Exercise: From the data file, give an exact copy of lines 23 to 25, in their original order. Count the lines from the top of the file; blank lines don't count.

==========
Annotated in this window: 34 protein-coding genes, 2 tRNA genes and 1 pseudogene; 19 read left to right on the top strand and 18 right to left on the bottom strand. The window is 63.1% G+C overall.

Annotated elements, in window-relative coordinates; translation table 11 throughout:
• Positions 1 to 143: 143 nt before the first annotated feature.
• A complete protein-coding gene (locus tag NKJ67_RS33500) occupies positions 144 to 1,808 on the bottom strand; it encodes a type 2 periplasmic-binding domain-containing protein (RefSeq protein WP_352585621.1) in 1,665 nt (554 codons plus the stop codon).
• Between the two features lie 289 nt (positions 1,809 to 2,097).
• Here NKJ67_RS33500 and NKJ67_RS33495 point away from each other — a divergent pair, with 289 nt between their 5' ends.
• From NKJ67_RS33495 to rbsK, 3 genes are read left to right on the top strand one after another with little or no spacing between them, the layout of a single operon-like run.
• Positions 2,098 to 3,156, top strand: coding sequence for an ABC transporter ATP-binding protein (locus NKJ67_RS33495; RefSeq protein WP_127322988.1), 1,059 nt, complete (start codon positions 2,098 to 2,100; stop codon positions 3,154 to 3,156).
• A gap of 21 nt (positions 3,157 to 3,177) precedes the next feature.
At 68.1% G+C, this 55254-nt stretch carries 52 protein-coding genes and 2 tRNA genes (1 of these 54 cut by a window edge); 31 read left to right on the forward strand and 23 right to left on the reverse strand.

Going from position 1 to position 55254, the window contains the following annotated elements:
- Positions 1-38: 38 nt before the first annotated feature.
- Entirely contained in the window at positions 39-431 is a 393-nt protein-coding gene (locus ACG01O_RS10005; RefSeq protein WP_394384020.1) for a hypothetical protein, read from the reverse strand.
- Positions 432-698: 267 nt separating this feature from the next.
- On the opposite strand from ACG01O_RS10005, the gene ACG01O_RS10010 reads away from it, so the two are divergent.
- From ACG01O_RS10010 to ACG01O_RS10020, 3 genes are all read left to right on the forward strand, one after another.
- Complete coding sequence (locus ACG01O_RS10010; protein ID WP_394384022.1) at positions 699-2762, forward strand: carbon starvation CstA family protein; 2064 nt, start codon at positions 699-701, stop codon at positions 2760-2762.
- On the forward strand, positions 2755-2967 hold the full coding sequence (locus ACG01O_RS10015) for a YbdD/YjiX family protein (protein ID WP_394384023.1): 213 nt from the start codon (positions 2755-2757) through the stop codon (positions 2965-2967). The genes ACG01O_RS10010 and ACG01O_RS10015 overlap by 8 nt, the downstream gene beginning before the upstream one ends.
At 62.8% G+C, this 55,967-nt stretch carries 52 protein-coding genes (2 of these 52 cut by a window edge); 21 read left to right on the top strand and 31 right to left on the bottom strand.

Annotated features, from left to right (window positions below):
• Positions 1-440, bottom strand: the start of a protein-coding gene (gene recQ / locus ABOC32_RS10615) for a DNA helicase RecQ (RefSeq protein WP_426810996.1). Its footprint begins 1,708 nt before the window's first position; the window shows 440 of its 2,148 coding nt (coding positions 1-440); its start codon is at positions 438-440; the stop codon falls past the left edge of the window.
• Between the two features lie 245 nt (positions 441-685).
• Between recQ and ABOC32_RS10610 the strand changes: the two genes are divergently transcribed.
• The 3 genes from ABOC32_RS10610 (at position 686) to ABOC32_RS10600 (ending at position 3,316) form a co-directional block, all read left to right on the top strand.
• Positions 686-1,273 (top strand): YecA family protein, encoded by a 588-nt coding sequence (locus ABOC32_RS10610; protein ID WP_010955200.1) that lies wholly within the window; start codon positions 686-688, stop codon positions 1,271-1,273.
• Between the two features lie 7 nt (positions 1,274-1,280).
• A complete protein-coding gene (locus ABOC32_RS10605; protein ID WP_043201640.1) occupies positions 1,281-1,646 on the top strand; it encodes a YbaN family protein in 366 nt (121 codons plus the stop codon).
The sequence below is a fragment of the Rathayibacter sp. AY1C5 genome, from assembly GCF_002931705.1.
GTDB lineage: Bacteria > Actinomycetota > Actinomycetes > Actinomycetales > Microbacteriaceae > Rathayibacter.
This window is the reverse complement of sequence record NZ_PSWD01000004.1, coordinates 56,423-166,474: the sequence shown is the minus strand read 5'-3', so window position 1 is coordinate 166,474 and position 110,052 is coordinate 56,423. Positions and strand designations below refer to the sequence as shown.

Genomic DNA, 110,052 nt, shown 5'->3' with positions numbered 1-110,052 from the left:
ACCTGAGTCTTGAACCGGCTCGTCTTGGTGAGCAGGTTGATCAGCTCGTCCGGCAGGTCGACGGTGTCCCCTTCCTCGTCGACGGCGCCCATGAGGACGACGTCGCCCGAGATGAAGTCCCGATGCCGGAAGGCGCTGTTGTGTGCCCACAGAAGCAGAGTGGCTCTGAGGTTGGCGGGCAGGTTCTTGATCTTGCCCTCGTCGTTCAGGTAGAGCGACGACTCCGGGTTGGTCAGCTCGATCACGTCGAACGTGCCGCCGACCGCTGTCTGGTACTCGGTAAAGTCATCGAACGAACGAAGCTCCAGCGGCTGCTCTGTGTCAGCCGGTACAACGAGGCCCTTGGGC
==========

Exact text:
• Between recQ and ABOC32_RS10610 the strand changes: the two genes are divergently transcribed.
• The 3 genes from ABOC32_RS10610 (at position 686) to ABOC32_RS10600 (ending at position 3,316) form a co-directional block, all read left to right on the top strand.
• Positions 686-1,273 (top strand): YecA family protein, encoded by a 588-nt coding sequence (locus ABOC32_RS10610; protein ID WP_010955200.1) that lies wholly within the window; start codon positions 686-688, stop codon positions 1,271-1,273.